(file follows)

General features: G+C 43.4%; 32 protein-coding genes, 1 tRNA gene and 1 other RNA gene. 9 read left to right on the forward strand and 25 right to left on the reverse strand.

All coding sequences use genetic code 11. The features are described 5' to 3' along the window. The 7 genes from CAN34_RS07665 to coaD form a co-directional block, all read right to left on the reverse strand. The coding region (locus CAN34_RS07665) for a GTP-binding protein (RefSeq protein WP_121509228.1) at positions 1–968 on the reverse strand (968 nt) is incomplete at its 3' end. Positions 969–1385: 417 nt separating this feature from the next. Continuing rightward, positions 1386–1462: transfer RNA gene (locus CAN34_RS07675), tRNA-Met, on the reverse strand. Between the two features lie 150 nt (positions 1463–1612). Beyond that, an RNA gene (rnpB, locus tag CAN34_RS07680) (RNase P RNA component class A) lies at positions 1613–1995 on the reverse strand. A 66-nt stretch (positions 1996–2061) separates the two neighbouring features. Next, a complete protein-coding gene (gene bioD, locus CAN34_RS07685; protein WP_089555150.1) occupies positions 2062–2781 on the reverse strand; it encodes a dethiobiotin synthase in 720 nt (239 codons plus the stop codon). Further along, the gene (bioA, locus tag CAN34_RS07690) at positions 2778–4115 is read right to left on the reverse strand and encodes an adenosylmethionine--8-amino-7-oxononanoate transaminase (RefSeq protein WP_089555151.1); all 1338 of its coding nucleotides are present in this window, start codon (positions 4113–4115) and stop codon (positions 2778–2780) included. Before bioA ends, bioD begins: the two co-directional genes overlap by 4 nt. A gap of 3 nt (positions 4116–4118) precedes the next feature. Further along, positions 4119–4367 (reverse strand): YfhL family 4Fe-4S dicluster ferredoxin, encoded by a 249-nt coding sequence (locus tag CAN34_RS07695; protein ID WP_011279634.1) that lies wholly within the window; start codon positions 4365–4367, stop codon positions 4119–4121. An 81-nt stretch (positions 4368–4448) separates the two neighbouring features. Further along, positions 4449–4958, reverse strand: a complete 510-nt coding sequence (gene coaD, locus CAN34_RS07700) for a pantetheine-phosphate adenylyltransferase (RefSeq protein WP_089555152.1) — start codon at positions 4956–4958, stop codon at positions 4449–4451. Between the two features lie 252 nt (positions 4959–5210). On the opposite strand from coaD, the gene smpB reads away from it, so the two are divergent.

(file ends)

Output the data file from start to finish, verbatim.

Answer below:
General features: G+C 43.4%; 32 protein-coding genes, 1 tRNA gene and 1 other RNA gene. 9 read left to right on the forward strand and 25 right to left on the reverse strand.

All coding sequences use genetic code 11. The features are described 5' to 3' along the window. The 7 genes from CAN34_RS07665 to coaD form a co-directional block, all read right to left on the reverse strand. The coding region (locus CAN34_RS07665) for a GTP-binding protein (RefSeq protein WP_121509228.1) at positions 1–968 on the reverse strand (968 nt) is incomplete at its 3' end. Positions 969–1385: 417 nt separating this feature from the next. Continuing rightward, positions 1386–1462: transfer RNA gene (locus CAN34_RS07675), tRNA-Met, on the reverse strand. Between the two features lie 150 nt (positions 1463–1612). Beyond that, an RNA gene (rnpB, locus tag CAN34_RS07680) (RNase P RNA component class A) lies at positions 1613–1995 on the reverse strand. A 66-nt stretch (positions 1996–2061) separates the two neighbouring features. Next, a complete protein-coding gene (gene bioD, locus CAN34_RS07685; protein WP_089555150.1) occupies positions 2062–2781 on the reverse strand; it encodes a dethiobiotin synthase in 720 nt (239 codons plus the stop codon). Further along, the gene (bioA, locus tag CAN34_RS07690) at positions 2778–4115 is read right to left on the reverse strand and encodes an adenosylmethionine--8-amino-7-oxononanoate transaminase (RefSeq protein WP_089555151.1); all 1338 of its coding nucleotides are present in this window, start codon (positions 4113–4115) and stop codon (positions 2778–2780) included. Before bioA ends, bioD begins: the two co-directional genes overlap by 4 nt. A gap of 3 nt (positions 4116–4118) precedes the next feature. Further along, positions 4119–4367 (reverse strand): YfhL family 4Fe-4S dicluster ferredoxin, encoded by a 249-nt coding sequence (locus tag CAN34_RS07695; protein ID WP_011279634.1) that lies wholly within the window; start codon positions 4365–4367, stop codon positions 4119–4121. An 81-nt stretch (positions 4368–4448) separates the two neighbouring features. Further along, positions 4449–4958, reverse strand: a complete 510-nt coding sequence (gene coaD, locus CAN34_RS07700) for a pantetheine-phosphate adenylyltransferase (RefSeq protein WP_089555152.1) — start codon at positions 4956–4958, stop codon at positions 4449–4451. Between the two features lie 252 nt (positions 4959–5210). On the opposite strand from coaD, the gene smpB reads away from it, so the two are divergent.